Skip to main content
Presented by

Seahawks 2024 Free Agency Tracker

Keeping track of all the Seahawks’ moves in free agency.


With free agency underway, here at, we'll be tracking all the Seahawks' comings and goings in free agency, and will update this article as moves become official throughout the next couple of weeks.

The Seahawks made some moves prior to the start of the new league year, freeing up cap space by releasing veterans Quandre Diggs, Jamal Adams, Will Dissly, Nick Bellore and Bryan Mone, then using some of that added flexibility to re-sign defensive end Leonard Williams and tight end Noah Fant before they officially became free agents.

Free Agents Retained

What it means: The Seahawks made it a priority to keep Williams, who they acquired in a trade with the Giants last season, and they got a deal done before the start of the league year, with Williams signing on Tuesday. Williams provides playmaking ability in the running game and as a pass rusher, and can play multiple positions along the defensive front.

What it means: Heading into the week, all three of last season's top tight ends—Fant, Colby Parkinson and Will Dissly—were free agents or about to become free agents, so keeping Fant, the team's most productive tight end the past two years, is significant for the offense.

What it means: Taylor, who has 21.5 sacks over three seasons, is back, giving the Seahawks another quality edge-rusher along with Boye Mafe, Uchenna Nwosu and second-year outside linebacker Derick Hall. Seattle signed Taylor before the deadline to tender him as a restricted free agent.

What it means: While Jackson could still sign with another team, giving the Seahawks a fifth-round pick as compensation, the most likely scenario is that he will be back, having been tendered as a restricted free agent, a move that keeps the Seahawks deep at cornerback, a position of strength last year.

What it means: Again, as a restricted free agent, Rhattigan could still sign an offer sheet elsewhere, which the Seahawks would have the option to match, but assuming he is back, the former undrafted free agent out of Army gives the Seahawks a core special teams player who can also provide depth at inside linebacker.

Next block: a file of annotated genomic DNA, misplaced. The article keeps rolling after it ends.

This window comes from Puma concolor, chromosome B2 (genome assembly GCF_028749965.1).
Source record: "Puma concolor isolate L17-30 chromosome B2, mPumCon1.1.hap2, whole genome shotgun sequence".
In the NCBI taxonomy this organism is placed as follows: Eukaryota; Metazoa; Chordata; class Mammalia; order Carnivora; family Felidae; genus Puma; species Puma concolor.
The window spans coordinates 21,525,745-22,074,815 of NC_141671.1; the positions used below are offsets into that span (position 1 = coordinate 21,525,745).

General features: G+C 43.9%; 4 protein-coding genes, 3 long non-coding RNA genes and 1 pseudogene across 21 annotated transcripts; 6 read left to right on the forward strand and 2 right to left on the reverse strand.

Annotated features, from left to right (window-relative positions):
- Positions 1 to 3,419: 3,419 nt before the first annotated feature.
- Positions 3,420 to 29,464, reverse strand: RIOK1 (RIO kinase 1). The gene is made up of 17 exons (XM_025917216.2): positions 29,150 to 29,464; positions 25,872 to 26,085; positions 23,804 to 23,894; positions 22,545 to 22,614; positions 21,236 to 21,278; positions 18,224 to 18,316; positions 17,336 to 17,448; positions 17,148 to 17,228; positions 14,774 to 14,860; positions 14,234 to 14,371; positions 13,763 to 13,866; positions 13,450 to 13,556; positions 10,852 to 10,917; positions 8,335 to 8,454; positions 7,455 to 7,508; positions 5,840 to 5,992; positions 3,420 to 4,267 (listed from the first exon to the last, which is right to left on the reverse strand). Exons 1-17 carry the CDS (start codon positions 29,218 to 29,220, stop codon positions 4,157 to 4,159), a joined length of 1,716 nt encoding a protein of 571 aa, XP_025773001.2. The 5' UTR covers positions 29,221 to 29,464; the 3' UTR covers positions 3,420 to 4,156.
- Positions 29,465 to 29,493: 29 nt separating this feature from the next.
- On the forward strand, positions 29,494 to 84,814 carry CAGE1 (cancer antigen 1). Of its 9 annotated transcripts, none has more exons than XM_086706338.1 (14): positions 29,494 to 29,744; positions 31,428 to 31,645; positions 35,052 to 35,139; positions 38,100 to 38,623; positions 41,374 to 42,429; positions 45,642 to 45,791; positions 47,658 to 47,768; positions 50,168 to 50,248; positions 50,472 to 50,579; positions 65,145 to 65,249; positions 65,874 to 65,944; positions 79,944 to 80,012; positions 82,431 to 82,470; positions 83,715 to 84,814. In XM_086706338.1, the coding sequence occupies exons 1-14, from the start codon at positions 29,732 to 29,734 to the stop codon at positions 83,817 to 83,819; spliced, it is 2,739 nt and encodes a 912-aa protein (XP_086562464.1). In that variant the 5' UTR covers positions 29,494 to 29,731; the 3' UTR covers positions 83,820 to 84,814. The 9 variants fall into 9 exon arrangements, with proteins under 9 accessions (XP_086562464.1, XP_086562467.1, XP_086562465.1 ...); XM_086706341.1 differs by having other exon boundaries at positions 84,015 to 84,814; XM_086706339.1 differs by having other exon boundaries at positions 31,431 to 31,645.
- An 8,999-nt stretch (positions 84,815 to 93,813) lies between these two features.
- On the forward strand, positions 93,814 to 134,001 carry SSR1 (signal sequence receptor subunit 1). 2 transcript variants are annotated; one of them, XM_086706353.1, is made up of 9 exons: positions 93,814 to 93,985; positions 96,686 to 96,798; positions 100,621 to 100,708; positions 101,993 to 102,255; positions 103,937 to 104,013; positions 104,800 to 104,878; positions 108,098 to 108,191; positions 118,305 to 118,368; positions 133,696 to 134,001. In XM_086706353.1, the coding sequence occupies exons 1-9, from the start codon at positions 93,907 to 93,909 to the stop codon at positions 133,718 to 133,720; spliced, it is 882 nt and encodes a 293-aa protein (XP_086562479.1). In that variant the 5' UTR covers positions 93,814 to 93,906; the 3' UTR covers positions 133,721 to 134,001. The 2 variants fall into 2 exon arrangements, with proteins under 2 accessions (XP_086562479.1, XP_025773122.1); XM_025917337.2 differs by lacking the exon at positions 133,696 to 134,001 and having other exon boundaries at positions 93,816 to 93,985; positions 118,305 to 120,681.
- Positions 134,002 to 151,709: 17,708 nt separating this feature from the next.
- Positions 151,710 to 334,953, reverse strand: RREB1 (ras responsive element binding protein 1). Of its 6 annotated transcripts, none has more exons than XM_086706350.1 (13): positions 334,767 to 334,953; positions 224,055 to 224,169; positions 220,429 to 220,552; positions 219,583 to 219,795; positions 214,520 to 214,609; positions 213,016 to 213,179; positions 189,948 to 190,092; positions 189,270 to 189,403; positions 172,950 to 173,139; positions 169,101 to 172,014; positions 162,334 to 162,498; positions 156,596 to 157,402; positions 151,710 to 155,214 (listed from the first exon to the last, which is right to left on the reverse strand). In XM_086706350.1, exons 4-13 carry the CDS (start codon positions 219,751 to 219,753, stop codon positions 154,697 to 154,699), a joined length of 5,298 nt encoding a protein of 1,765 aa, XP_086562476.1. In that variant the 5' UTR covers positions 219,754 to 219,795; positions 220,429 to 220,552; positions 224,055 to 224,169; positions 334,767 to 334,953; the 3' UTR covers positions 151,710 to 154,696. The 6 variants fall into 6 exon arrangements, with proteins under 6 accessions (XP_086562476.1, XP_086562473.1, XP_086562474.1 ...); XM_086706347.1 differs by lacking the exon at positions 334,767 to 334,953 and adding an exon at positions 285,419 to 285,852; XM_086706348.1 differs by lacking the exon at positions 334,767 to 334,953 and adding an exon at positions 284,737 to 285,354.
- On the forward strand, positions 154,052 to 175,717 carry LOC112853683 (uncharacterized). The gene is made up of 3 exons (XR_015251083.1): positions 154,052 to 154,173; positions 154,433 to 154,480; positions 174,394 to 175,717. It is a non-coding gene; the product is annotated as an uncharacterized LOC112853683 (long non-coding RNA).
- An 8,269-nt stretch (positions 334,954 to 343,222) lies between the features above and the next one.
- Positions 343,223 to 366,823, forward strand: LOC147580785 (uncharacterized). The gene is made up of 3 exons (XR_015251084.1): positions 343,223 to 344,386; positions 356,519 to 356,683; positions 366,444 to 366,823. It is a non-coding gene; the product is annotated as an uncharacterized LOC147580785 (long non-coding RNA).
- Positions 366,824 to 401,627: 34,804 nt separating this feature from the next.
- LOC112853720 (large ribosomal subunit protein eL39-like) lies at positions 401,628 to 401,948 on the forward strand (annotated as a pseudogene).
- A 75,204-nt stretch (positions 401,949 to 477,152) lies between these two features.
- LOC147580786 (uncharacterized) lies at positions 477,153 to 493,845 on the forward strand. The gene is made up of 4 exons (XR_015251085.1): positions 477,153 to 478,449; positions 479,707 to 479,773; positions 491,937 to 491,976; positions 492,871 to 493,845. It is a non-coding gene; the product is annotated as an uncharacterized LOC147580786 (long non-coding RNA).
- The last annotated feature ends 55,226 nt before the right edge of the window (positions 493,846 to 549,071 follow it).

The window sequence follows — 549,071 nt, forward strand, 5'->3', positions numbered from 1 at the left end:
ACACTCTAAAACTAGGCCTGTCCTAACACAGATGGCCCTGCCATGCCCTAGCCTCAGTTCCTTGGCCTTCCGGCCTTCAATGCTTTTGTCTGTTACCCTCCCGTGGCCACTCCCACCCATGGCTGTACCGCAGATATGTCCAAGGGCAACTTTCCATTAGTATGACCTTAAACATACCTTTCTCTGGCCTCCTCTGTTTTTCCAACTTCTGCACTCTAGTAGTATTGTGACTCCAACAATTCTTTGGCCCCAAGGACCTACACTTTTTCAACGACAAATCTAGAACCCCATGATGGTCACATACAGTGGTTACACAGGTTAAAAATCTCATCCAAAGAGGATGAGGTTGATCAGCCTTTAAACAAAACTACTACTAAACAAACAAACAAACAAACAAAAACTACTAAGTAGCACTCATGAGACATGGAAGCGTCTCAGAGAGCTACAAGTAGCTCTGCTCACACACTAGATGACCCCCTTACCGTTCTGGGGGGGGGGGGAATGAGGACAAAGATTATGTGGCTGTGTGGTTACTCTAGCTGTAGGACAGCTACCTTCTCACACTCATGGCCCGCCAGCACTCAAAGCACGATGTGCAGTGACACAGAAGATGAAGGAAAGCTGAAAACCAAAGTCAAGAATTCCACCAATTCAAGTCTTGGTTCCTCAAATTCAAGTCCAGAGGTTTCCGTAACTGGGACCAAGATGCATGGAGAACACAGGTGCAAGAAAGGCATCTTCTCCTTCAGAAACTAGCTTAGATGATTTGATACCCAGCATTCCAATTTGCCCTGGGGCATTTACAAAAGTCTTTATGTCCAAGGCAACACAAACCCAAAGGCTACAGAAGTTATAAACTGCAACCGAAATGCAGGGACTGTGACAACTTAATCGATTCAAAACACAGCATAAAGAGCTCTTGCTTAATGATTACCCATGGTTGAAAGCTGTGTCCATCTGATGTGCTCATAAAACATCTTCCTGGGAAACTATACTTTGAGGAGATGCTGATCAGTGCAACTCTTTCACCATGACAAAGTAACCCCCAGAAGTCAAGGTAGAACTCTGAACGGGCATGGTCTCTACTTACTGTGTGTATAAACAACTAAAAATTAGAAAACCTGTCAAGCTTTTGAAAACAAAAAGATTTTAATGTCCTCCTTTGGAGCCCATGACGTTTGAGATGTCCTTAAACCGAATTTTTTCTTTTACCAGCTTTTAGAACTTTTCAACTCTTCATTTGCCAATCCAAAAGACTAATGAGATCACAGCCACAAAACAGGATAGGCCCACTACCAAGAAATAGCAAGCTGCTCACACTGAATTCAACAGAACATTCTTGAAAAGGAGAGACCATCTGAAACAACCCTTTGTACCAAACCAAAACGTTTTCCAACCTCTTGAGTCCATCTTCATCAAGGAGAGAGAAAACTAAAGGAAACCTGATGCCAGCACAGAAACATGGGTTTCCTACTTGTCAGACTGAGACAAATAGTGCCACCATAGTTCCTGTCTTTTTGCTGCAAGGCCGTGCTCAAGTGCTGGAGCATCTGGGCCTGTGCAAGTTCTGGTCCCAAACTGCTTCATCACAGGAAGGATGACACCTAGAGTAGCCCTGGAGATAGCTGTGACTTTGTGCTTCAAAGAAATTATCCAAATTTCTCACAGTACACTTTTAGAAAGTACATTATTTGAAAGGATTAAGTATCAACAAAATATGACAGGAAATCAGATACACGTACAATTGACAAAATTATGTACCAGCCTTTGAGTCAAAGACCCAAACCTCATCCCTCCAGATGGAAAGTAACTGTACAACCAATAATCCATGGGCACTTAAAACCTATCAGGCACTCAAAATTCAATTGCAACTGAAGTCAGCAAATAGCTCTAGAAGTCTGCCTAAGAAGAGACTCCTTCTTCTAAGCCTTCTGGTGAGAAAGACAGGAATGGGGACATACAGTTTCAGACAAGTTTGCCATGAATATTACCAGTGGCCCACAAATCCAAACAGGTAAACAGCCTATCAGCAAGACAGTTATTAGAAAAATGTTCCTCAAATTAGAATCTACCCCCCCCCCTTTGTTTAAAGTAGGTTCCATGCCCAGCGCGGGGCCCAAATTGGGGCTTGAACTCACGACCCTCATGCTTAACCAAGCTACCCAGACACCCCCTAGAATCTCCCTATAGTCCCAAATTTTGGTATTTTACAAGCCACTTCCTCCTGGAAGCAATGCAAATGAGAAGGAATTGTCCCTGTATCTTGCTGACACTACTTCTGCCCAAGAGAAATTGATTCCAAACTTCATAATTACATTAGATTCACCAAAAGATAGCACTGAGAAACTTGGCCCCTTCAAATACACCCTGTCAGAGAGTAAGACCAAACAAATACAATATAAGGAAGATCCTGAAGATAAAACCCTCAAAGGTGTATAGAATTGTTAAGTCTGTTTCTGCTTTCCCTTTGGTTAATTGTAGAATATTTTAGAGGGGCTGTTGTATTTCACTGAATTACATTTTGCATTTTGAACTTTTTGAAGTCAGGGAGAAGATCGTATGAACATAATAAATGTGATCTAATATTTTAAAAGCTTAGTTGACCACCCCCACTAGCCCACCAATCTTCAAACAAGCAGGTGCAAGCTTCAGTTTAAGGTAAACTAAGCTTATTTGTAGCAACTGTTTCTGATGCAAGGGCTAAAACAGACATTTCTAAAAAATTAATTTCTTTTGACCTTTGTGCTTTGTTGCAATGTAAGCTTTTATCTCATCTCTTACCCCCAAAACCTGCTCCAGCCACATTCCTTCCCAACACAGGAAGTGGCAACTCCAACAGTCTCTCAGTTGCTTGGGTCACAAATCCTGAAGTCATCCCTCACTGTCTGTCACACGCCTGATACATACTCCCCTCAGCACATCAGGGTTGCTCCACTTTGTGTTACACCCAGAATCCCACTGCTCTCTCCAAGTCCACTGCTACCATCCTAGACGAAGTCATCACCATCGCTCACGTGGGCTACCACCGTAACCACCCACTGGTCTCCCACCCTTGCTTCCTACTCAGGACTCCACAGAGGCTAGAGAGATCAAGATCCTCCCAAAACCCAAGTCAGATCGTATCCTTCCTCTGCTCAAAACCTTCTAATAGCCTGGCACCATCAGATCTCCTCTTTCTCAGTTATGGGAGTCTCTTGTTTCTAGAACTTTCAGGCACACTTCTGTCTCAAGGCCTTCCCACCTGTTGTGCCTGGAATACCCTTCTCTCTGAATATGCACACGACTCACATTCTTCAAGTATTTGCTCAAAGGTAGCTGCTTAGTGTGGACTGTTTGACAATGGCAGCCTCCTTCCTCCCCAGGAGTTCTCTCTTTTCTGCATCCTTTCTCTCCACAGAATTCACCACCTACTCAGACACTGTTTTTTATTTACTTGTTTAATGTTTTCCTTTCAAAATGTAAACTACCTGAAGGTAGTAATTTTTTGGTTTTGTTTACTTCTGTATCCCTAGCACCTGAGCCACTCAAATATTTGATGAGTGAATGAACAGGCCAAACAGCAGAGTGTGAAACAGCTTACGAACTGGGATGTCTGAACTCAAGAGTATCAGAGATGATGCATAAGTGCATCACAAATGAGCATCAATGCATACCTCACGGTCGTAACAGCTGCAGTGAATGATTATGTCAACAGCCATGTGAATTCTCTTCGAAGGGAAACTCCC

What it means: The Seahawks are keeping their cornerback group from 2023 intact, and in Burns they're bringing back a versatile defensive back who can play nickel corner or outside, and can also help on special teams.

Free Agent Additions

What it means: A playmaker who started every game for the Jaguars over the past two seasons, Jenkins gives the Seahawks a strong option to start alongside Julian Love at safety following last week's release of Quandre Diggs and Jamal Adams.

What it means: Harris, a former UW standout, gives the Seahawks an option to compete at center while also having the versatility to play guard. With last year's starter, Evan Brown, leaving in free agency, Harris could very well find himself competing with Olu Oluwatimi for the starting job at center.

What it means: With two of the team's top tight ends from last season moving on in free agency, Brown gives the Seahawks some needed depth at the position along with Noah Fant, who re-signed on Tuesday. Brown is best known as a blocking tight end but also showed some big-play ability as a pass catcher last season, and he should also make big contributions on special teams.